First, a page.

The original plan as discussed several years ago was to build a RAT ROD. Typically a Rat Rod is chopped at the frame and drastically modified to be lower to the ground. Once we researched and found the vehicle to be a 1932 Buick Model 97 there was no way we were going to cut this vehicle’s frame. The project now moved to a restoration project. The main reason being that the 90 series Buicks are the only Buicks recognized as true classics by the AACA.

Outline of the steps/plan for the project:

  • Photograph and video entire vehicle from multiple angles. Take photos during and after disassembly.
  • Identify and mark parts for restoration, fabrication or purchase.
  • Collect all serial numbers and gather information on availability, rarity, and history.
  • Determine completed value and weigh it against project budget.
  •  Set project timeline and estimate appropriate time on task allowed for special projects.
  • Disassemble dash and wiring harness. Remove firewall mat, hardware and linkages.
  • Mark and remove all metal fuel and vacuum lines.
  • Disassemble the vehicle. Photograph and measure parts to be fabricated or restored.
  • Estimate metal stock required to fabricate and repair frame and body parts.
  • Remove and trace for patterns any wood parts. Determine type of wood available for replacing these parts.
  • Order reproduction repair, specifications and maintenance manuals.
  • Remove engine and transmission. Begin engine disassembly.
  • Measure engine parts to determine wear. Research engine parts not meeting specifications. Create a parts list and order required engine parts.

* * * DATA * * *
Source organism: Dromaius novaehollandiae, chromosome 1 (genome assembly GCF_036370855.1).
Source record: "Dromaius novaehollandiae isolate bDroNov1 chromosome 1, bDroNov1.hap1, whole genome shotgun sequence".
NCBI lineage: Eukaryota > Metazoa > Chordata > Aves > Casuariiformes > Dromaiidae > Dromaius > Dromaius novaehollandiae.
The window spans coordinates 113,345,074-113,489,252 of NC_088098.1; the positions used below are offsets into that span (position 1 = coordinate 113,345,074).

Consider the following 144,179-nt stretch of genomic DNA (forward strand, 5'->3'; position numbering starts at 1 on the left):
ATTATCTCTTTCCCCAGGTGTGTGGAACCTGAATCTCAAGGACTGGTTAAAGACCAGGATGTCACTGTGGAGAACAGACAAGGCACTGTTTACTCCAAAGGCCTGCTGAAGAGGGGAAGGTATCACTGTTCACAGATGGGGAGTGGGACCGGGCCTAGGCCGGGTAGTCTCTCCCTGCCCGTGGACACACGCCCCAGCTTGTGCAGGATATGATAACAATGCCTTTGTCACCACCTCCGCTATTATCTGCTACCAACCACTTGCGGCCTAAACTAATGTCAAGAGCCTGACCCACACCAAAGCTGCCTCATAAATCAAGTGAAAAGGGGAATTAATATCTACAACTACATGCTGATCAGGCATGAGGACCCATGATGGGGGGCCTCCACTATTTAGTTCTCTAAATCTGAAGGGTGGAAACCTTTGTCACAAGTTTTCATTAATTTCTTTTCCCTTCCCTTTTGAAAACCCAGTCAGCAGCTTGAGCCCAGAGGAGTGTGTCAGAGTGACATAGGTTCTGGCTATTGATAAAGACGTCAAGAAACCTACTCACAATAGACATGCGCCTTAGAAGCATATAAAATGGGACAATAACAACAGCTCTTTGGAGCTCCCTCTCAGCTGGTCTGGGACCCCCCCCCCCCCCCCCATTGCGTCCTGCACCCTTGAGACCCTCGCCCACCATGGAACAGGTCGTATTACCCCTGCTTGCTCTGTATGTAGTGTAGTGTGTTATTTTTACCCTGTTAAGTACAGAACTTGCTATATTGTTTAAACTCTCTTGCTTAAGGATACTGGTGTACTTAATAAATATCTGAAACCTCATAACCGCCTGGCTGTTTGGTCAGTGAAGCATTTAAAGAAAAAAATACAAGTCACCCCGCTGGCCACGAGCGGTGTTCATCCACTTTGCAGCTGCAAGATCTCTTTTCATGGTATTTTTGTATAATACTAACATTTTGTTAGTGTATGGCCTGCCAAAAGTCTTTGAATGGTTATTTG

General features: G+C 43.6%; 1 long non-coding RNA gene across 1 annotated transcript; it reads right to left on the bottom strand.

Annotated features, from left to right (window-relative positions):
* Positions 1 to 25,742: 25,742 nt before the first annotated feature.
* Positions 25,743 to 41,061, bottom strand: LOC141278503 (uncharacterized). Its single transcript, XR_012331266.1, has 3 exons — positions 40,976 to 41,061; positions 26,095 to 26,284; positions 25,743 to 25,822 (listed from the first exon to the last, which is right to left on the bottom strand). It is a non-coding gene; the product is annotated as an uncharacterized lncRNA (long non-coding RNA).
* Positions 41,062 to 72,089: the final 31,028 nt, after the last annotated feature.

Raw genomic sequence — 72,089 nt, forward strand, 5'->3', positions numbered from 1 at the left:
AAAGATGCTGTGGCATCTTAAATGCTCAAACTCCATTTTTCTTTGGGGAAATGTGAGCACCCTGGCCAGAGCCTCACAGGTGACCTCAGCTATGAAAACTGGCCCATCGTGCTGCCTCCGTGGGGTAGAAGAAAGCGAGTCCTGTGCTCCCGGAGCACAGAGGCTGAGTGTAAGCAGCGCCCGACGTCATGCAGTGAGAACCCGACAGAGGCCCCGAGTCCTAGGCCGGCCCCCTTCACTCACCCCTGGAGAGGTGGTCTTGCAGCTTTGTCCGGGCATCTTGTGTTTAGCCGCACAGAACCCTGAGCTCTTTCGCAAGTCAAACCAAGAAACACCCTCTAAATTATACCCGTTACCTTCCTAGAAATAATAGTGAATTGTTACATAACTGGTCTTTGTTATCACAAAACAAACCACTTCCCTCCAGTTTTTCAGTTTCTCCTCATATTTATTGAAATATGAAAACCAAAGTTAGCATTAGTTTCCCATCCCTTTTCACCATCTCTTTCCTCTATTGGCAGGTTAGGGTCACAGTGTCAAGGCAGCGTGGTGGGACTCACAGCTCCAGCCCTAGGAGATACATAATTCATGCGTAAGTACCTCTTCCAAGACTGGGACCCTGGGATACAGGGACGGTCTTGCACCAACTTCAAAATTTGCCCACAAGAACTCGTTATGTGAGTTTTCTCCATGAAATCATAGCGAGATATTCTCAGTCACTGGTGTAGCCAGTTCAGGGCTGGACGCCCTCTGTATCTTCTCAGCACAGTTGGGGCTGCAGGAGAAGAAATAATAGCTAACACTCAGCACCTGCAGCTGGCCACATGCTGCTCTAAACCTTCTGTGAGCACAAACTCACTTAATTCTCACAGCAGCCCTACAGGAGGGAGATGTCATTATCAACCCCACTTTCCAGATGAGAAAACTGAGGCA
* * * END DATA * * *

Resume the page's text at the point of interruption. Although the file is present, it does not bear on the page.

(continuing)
• Send parts to be machined to the machine shop with specs.
  • Disassemble clutch assembly and rebuild to specs.
  • Remove clean and re-grease all suspension and steering components.
  • Measure and dimension frame to check for damage.
  • Fabricate frame patches as need and weld in place. Media blast and paint frame.
  • Reassemble suspension and steering components. Disassemble wheels and braking system. Replace parts as required. Grease wheel bearings and reassemble.
  • Remove paint and rust from body metal.
  • Fabricate body metal patches and weld in place. Fabricate side skirts and other required body parts.
  • Measure for floor and toe-board. Use floor pieces to guesstimate floor at toe-board shape.
  • Fabricate floor with opening for transmission shifter, starter pedal, wizard control and battery box.
  • Disassemble and overhaul starter, generator, distributor, water pump and radiator fan hub.
  • Fabricate oil regulator cover. Design and machine brass oil cooler by-pass fittings.
  • Restore and refinish body metal.
  • Reassemble major body components.
  • Measure openings and fabricate door frames and outer skin.
  • Create wiring harness and run electrical systems.
  • Measure for gas tank and fuel system components.


Students are ready to create your project! They are advised to please revisit the project tasks/requirements as they work.


Summarize what they learned:

When asked what the students learned they replied:

  • Must be careful with the disassembly of parts you have because you never know if they are available.
  • Test everything you fabricate for proper fit prior to body work. Even if you have to assemble and disassemble over and over until they are correct.
  • If you did not weld something right you will find out the hard way.
  • Rounded fenders with beaded edges and contours are more difficult than repairs on newer vehicles.
  • Learned to weld much better. When asked “why they are better?”  They said “ PRACTICE !”


1932 Buick's First Start Video!